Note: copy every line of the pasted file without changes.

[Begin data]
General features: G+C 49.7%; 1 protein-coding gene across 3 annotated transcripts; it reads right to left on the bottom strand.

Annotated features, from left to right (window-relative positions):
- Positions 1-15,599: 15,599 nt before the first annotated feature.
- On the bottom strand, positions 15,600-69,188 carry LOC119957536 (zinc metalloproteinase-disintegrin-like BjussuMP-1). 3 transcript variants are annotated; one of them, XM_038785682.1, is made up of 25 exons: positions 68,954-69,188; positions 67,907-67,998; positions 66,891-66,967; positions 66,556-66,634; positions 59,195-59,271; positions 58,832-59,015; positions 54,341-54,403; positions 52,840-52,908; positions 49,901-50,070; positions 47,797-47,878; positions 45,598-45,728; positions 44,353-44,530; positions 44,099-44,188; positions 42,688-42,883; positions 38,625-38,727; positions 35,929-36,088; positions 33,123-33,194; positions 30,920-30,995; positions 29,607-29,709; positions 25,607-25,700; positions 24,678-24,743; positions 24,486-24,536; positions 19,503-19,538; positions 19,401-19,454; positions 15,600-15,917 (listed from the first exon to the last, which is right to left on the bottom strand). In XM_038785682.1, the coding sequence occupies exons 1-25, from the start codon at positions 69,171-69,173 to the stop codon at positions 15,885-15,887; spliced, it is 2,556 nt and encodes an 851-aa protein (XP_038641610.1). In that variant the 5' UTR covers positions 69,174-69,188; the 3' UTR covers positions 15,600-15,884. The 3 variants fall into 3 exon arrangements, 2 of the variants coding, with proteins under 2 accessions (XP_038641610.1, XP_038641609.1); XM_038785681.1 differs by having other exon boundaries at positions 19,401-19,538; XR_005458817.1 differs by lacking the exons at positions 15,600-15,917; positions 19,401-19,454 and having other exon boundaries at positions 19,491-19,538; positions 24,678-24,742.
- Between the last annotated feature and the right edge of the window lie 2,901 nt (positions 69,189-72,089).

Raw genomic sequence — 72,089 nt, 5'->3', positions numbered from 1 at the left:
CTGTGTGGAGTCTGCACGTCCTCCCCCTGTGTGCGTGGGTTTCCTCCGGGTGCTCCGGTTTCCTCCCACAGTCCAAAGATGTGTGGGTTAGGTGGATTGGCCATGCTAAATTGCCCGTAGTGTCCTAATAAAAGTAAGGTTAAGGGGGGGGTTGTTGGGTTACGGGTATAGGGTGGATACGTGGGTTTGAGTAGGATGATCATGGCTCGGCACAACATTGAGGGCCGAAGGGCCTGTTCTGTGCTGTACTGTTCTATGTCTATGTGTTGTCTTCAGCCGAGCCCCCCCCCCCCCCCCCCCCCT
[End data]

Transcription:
General features: G+C 49.7%; 1 protein-coding gene across 3 annotated transcripts; it reads right to left on the bottom strand.

Annotated features, from left to right (window-relative positions):
- Positions 1-15,599: 15,599 nt before the first annotated feature.
- On the bottom strand, positions 15,600-69,188 carry LOC119957536 (zinc metalloproteinase-disintegrin-like BjussuMP-1). 3 transcript variants are annotated; one of them, XM_038785682.1, is made up of 25 exons: positions 68,954-69,188; positions 67,907-67,998; positions 66,891-66,967; positions 66,556-66,634; positions 59,195-59,271; positions 58,832-59,015; positions 54,341-54,403; positions 52,840-52,908; positions 49,901-50,070; positions 47,797-47,878; positions 45,598-45,728; positions 44,353-44,530; positions 44,099-44,188; positions 42,688-42,883; positions 38,625-38,727; positions 35,929-36,088; positions 33,123-33,194; positions 30,920-30,995; positions 29,607-29,709; positions 25,607-25,700; positions 24,678-24,743; positions 24,486-24,536; positions 19,503-19,538; positions 19,401-19,454; positions 15,600-15,917 (listed from the first exon to the last, which is right to left on the bottom strand). In XM_038785682.1, the coding sequence occupies exons 1-25, from the start codon at positions 69,171-69,173 to the stop codon at positions 15,885-15,887; spliced, it is 2,556 nt and encodes an 851-aa protein (XP_038641610.1). In that variant the 5' UTR covers positions 69,174-69,188; the 3' UTR covers positions 15,600-15,884. The 3 variants fall into 3 exon arrangements, 2 of the variants coding, with proteins under 2 accessions (XP_038641610.1, XP_038641609.1); XM_038785681.1 differs by having other exon boundaries at positions 19,401-19,538; XR_005458817.1 differs by lacking the exons at positions 15,600-15,917; positions 19,401-19,454 and having other exon boundaries at positions 19,491-19,538; positions 24,678-24,742.
- Between the last annotated feature and the right edge of the window lie 2,901 nt (positions 69,189-72,089).

Raw genomic sequence — 72,089 nt, 5'->3', positions numbered from 1 at the left:
CTGTGTGGAGTCTGCACGTCCTCCCCCTGTGTGCGTGGGTTTCCTCCGGGTGCTCCGGTTTCCTCCCACAGTCCAAAGATGTGTGGGTTAGGTGGATTGGCCATGCTAAATTGCCCGTAGTGTCCTAATAAAAGTAAGGTTAAGGGGGGGGTTGTTGGGTTACGGGTATAGGGTGGATACGTGGGTTTGAGTAGGATGATCATGGCTCGGCACAACATTGAGGGCCGAAGGGCCTGTTCTGTGCTGTACTGTTCTATGTCTATGTGTTGTCTTCAGCCGAGCCCCCCCCCCCCCCCCCCCCCT